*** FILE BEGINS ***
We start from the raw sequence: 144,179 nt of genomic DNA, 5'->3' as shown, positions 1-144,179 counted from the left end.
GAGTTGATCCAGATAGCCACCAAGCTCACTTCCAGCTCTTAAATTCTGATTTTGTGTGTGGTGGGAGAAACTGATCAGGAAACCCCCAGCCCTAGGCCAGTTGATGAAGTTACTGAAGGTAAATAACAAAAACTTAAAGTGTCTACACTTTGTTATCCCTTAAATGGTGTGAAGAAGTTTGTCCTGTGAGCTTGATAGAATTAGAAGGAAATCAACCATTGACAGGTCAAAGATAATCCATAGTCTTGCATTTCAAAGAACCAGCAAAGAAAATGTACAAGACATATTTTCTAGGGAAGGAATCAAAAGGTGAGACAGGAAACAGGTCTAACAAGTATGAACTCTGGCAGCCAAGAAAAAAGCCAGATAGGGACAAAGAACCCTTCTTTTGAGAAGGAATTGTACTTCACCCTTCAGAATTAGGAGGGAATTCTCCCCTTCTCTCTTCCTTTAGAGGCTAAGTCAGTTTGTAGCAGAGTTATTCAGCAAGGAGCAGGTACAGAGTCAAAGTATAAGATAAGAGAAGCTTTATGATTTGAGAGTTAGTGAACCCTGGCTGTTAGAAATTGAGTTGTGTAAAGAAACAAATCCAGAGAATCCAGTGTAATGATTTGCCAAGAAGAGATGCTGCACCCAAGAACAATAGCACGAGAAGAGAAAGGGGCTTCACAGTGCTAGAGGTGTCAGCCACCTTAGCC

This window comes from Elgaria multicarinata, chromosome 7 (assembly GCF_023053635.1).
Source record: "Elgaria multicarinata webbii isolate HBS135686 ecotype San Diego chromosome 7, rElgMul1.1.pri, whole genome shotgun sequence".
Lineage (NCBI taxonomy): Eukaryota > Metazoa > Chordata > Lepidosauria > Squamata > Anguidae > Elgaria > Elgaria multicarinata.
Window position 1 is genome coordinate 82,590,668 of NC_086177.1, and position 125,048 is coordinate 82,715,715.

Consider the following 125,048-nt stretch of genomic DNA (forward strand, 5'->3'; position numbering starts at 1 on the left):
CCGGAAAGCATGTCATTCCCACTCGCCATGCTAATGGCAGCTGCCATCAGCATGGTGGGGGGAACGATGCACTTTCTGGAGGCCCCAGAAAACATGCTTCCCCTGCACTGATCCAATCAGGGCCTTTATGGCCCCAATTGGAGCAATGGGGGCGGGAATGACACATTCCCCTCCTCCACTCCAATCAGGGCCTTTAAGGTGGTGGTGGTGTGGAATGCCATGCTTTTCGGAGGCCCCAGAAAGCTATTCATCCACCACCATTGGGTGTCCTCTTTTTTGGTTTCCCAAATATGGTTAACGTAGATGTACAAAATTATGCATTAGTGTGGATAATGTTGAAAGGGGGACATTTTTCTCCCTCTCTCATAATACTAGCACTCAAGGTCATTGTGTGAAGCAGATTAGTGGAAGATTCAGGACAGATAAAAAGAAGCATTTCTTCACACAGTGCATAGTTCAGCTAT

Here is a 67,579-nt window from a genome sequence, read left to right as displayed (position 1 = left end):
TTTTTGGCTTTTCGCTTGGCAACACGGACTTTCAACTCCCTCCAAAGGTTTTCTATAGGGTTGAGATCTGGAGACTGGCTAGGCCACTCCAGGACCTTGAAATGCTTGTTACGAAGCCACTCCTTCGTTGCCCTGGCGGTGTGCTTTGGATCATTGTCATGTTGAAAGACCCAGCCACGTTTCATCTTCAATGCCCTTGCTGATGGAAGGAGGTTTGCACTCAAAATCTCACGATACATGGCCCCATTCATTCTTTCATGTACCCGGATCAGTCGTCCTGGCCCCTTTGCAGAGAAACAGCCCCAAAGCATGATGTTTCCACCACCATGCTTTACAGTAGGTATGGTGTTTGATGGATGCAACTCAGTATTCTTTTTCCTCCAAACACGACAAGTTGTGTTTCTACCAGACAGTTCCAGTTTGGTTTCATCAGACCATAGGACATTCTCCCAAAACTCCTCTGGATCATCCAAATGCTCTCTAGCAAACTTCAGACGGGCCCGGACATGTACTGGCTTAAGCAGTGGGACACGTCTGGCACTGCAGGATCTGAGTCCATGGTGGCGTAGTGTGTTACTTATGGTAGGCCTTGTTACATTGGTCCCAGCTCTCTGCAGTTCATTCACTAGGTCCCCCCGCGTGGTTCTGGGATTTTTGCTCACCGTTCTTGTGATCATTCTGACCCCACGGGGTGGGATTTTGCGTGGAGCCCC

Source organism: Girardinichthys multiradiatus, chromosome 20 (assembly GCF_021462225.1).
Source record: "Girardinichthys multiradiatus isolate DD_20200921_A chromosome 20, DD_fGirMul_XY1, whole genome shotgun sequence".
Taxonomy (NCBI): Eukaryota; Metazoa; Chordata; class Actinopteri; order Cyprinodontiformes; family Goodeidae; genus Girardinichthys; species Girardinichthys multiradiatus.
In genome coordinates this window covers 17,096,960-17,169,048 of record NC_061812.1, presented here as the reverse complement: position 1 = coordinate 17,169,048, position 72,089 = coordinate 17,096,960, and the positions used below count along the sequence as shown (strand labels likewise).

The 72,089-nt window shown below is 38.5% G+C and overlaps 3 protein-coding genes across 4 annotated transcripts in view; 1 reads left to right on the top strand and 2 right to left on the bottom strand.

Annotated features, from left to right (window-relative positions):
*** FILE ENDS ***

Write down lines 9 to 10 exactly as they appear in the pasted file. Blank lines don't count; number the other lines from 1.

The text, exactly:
Here is a 67,579-nt window from a genome sequence, read left to right as displayed (position 1 = left end):
TTTTTGGCTTTTCGCTTGGCAACACGGACTTTCAACTCCCTCCAAAGGTTTTCTATAGGGTTGAGATCTGGAGACTGGCTAGGCCACTCCAGGACCTTGAAATGCTTGTTACGAAGCCACTCCTTCGTTGCCCTGGCGGTGTGCTTTGGATCATTGTCATGTTGAAAGACCCAGCCACGTTTCATCTTCAATGCCCTTGCTGATGGAAGGAGGTTTGCACTCAAAATCTCACGATACATGGCCCCATTCATTCTTTCATGTACCCGGATCAGTCGTCCTGGCCCCTTTGCAGAGAAACAGCCCCAAAGCATGATGTTTCCACCACCATGCTTTACAGTAGGTATGGTGTTTGATGGATGCAACTCAGTATTCTTTTTCCTCCAAACACGACAAGTTGTGTTTCTACCAGACAGTTCCAGTTTGGTTTCATCAGACCATAGGACATTCTCCCAAAACTCCTCTGGATCATCCAAATGCTCTCTAGCAAACTTCAGACGGGCCCGGACATGTACTGGCTTAAGCAGTGGGACACGTCTGGCACTGCAGGATCTGAGTCCATGGTGGCGTAGTGTGTTACTTATGGTAGGCCTTGTTACATTGGTCCCAGCTCTCTGCAGTTCATTCACTAGGTCCCCCCGCGTGGTTCTGGGATTTTTGCTCACCGTTCTTGTGATCATTCTGACCCCACGGGGTGGGATTTTGCGTGGAGCCCC